Indexing into a matrix is a means of selecting a subset of elements from the matrix. MATLAB has several indexing styles that are not only powerful and flexible, but also readable and expressive. Indexing is a key to MATLAB’s effectiveness at capturing matrix-oriented ideas in understandable computer programs.
Indexing is also closely related to another term MATLAB users often hear: vectorization. Vectorization means using MATLAB language constructs to eliminate program loops, usually resulting in programs that run faster and are more readable. Of the many possible vectorization techniques, many rely on MATLAB indexing methods, five of which are described in this article. To learn more about other similar methods, see the resources listed at the end of this article.
Let’s start with the simple case of a vector and a single subscript. The vector is
v = [16 5 9 4 2 11 7 14];
The subscript can be a single value.
v(3) % Extract the third element
Or the subscript can itself be another vector.
v([1 5 6]) % Extract the first, fifth, and sixth elements
16 2 11
MATLAB’s colon notation provides an easy way to extract a range of elements from v.
v(3:7) % Extract the third through the seventh elements
9 4 2 11 7
Swap the two halves of v to make a new vector.
v2 = v([5:8 1:4]) % Extract and swap the halves of v
2 11 7 14 16 5 9 4
The special end operator is an easy short-hand way to refer to the last element of v.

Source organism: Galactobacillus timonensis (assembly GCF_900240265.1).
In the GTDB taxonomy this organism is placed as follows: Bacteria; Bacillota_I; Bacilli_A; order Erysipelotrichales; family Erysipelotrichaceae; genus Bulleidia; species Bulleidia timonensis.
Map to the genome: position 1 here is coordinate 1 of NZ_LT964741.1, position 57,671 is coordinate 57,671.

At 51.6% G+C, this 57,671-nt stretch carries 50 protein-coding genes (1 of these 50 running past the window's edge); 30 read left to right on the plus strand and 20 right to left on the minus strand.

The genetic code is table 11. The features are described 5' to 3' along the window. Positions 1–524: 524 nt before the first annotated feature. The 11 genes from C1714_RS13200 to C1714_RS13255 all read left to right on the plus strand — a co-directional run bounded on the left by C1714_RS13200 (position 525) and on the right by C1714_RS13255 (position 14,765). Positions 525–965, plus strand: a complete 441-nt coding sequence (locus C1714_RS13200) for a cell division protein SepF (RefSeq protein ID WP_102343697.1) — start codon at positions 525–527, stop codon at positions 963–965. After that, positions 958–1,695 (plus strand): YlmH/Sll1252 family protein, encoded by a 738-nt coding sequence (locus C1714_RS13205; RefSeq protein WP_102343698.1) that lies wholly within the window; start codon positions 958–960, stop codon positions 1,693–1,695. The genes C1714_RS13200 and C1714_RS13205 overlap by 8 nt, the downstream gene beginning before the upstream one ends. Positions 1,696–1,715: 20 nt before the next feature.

v(end) % Extract the last element
The end operator can be used in a range.
v(5:end) % Extract the fifth through the last elements ans =
2 11 7 14
You can even do arithmetic using end.
v(2:end-1) % Extract the second through the next-to-last elements
5 9 4 2 11 7
Combine the colon operator and end to achieve a variety of effects, such as extracting every k-th element or flipping the entire vector.
v(1:2:end) % Extract all the odd elements
16 9 2 7
v(end:-1:1) % Reverse the order of elements
14 7 11 2 4 9 5 16
By using an indexing expression on the left side of the equal sign, you can replace certain elements of the vector.
v([2 3 4]) = [10 15 20] % Replace some elements of v
16 10 15 20 2 11 7 14
Usually the number of elements on the right must be the same as the number of elements referred to by the indexing expression on the left. You can always, however, use a scalar on the right side.
v([2 3]) = 30 % Replace second and third elements by 30
16 30 30 20 2 11 7 1 4
This form of indexed assignment is called scalar expansion.